This text is meant to accompany class discussions. It is not everything there is to know about uniform circular motion. It is meant as a prep for class. More detailed notes and examples are given in the class notes, presentations, and demonstrations (click here.)
The acceleration of the car on the the previous page is 1 m/s2. The acceleration is constant. At the start, (0 seconds,) the acceleration is 1 m/s2; at 1 s it is 1 m/s2; at 2 seconds it is still 1 m/s2; at 3 seconds it remains 1 m/s2; at 4 seconds it is still 1 m/s2, and at 5 seconds it is also 1 m/s2. The graph will look like the one below.
Look at the slope on the previous graph of velocity vs time.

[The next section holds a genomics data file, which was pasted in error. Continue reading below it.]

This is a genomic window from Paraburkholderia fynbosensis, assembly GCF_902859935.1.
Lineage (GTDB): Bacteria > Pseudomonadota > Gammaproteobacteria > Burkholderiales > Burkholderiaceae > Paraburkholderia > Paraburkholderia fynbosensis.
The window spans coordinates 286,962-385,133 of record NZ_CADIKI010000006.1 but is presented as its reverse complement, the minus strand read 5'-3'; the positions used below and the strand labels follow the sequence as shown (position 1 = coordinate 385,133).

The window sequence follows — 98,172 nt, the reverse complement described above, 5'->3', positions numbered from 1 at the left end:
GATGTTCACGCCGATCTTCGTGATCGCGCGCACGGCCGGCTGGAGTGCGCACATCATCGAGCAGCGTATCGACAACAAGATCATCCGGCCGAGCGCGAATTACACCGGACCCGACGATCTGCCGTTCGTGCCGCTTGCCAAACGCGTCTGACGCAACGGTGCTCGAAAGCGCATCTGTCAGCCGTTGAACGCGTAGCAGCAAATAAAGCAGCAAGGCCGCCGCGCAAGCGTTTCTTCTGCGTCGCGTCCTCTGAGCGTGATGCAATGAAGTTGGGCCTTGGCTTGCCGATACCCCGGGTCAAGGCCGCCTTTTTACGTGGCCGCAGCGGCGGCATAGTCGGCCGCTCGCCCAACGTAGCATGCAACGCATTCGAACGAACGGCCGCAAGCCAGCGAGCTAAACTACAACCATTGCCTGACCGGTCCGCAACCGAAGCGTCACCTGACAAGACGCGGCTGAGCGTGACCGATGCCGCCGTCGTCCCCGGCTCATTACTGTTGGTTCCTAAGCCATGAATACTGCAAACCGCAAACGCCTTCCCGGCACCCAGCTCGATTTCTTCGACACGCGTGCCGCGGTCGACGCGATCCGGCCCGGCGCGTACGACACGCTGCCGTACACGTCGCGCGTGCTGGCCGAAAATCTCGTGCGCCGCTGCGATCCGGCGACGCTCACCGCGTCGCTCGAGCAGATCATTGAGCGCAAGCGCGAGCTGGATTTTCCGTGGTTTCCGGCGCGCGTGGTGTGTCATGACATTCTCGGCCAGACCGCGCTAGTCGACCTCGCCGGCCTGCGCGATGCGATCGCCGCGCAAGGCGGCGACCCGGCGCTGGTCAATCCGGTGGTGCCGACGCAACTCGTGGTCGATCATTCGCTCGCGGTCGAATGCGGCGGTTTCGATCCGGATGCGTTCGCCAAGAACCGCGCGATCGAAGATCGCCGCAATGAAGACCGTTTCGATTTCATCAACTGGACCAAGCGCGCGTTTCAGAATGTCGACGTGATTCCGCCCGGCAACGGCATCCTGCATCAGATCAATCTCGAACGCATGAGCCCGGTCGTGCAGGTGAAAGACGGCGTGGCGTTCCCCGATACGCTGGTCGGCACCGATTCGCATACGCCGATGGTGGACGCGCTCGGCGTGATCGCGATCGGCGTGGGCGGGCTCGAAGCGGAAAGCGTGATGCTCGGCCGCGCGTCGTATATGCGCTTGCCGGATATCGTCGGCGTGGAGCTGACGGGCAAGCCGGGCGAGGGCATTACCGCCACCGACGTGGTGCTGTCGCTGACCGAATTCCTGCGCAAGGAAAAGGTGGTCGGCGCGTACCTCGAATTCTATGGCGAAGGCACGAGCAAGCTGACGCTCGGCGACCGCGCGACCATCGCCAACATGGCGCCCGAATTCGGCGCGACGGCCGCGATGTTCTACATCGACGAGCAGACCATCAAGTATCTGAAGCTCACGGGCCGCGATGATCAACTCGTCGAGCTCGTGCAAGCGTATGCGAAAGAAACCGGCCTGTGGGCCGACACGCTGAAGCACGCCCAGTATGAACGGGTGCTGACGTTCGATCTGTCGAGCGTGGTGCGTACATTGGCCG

The slope on the velocity vs time graph equals the acceleration.
Let's change the situation again. Instead of the car traveling at a constant acceleration suppose its acceleration changes by 1 m/s2 every second. This is a constant jerk of 1 m/s3. After 1 second, it would be accelerating at 2 m/s2; after 2 seconds, it would be accelerating at 3 m/s2; after 3 seconds it would be accelerating at 4 m/s2; at 4 seconds its acceleration would be 5 m/s2, and after 5 seconds its acceleration would be at 6 m/s2. The graph of the car's acceleration would look like the one below.
This motion may be hard to imagine. It is like pressing harder and harder on the car's accelerator each second of the motion. Below is a table showing how the velocity and position would change each second.
Towards the end of the motion the displacement begins to jump larger and larger amounts.
What is the acceleration from the v vs t graph below?